Over the last two days, the FDA has announced the recall of two products from two different companies (here and here), each due to the presence of particulate matter in the product. One was confirmed as glass particles and the other as a copper salt (particulates seen at the twelve-month stability station).
The FDA’s posting of the approval for the “priority” review ANDA for Valsartan mentioned yesterday (here) occurred today. The ANDA number was listed as 205536. It is interesting to note that the ANDA number corresponds to an application that was submitted around the middle of 2013. That is almost six years!
On March 12, 2019, the FDA approved an ANDA for Valsartan “to help relieve the recent shortage of this critical medicine as a result of multiple recalls of generic valsartan products from several manufacturers due to the finding that certain lots of Valsartan and other ARB medicines contain nitrosamine impurities.” The Agency prioritized the ANDA’s approval but is it not yet clear how quickly the FDA approved the ANDA or when it was submitted as it is not yet listed on the approval site or in the Orange Book.
A federal judge entered a consent decree to a 503A compounder of sterile drug products in Texas. According to the FDA News Release (here), the compounding facility received repeated warnings from the FDA over a two‑year period but continued to compound sterile ophthalmic products. “The government alleges that Guardian manufactured and distributed purportedly sterile drug products that were adulterated because the drugs were made under insanitary conditions and in violation of current good manufacturing practice requirements under the FD&C Act.
On Thursday, March 7, the FDA published a draft supplementary guidance on non-proprietary naming of biological products <here>, which updates the January 2017 Final Guidance on Nonproprietary Naming of Biological Products <here>. Both of these guidance documents address the FDA’s requirement for including a four-letter nonsense suffix in the proper name for biological products.
Each year, the OGD publishes a list of first-time generic approvals, which are defined by the agency as:
“First generics” are just what they sound like—the first approval by the FDA which permits a manufacturer to market a generic drug product in the United States. The FDA considers first generics to be important to public health and prioritizes review of these submissions.
Well, for the first time, our initial estimates of approval actions for a month was higher than the reported official figures, but are they really? Don’t know exactly how that happened because our estimates are usually below the totals. Anyway, the official figures posted today (here) were eight-two full approvals and seventeen tentative approvals.
In my own humble opinion, Scott Gottlieb’s resignation will come as a blow to both the industry and the public health of our nation. Dr. Gottlieb will stay in his position for about a month. There is no speculation as to whom his replacement will be, and, while some of the news outlets cite his taxing weekly commute to Bethesda/D.C.
So far, for February 2019, it looks like OGD fully approved 83 ANDAs and tentatively approved 23 ANDAs. Of course, the final official numbers won’t be in for about another week or so, but it looks like another month in the 100’s (OGD total of 100 or greater approval actions was missed only one month so far this FY).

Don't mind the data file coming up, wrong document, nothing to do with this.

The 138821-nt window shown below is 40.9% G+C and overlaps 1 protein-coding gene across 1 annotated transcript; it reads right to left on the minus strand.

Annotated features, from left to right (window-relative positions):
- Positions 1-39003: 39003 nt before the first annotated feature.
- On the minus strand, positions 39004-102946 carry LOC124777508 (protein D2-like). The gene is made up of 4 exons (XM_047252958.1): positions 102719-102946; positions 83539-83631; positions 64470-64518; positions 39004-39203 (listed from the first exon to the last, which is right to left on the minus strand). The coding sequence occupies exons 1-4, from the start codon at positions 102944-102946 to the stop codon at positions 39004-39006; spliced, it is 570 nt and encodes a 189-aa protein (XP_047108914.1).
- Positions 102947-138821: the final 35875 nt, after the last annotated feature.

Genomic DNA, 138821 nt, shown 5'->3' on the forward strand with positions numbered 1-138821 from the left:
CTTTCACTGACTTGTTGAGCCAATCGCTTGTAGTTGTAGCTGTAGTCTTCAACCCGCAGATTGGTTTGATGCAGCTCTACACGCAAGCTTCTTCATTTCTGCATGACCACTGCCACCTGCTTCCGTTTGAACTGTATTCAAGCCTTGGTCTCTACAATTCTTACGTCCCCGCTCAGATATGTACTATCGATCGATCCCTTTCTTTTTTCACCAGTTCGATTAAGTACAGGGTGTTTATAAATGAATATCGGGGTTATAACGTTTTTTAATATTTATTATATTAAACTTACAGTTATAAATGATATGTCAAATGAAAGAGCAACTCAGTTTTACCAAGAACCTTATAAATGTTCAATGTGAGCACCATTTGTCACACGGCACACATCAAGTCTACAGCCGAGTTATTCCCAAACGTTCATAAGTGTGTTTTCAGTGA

The FDA has revised and finalized a guidance document, originally issued in draft on March 26, 2018, entitled Evaluation of Bulk Drug Substances Nominated for Use in Compounding under Section 503B of the Federal Food, Drug, and Cosmetic Act (here). After the posting of the draft guidance, the FDA says that it received approximately sixty comments from stakeholders and,
The Office of Generic Drugs issued its 2018 Annual Report, which contains the accomplishments of the generic drug program over the past calendar year. The report (here) provides data on approvals and tentative approvals, as well as other actions that OGD has taken over the year. Included in the report are links to various operational,
Today, the FDA issued a guidance titled Quality Considerations for Continuous Manufacturing (here). Talk about a controversial proposition! The generic industry has long held that implementation of continuous manufacturing might not be appropriate for their business. Why? I am not always clear on the answer to that question, but change is always difficult,
Today, the FDA issued twenty-two new bioequivalence recommendations, some of which were for some fairly old products, including a couple of DESI drugs. There were no surprises in the newly issued listings; however, as we have gone on about previously, the FDA has also issued fifty-two – yes, fifty-two – revisions to previously issued guidances.
Much like all we do at tax time, we look for anything that might lower our taxes. We look for deductions, charitable gifts, donations, business expenses and do a lot of hope and praying. Well, FDA had a corollary situation when they were looking at how to count and where to place ANDAs in the submission queue,
Today, the FDA issued a guidance document titled “Competitive Generic Therapies (CGT)” which describes the new statutory requirements under section 506H of the FDA Reauthorization Act of 2017 (FDARA). CGT was enacted to promote and incentivize the development, expedite the review (and thus approval) of certain previously approved drugs with little or no competition. In addition,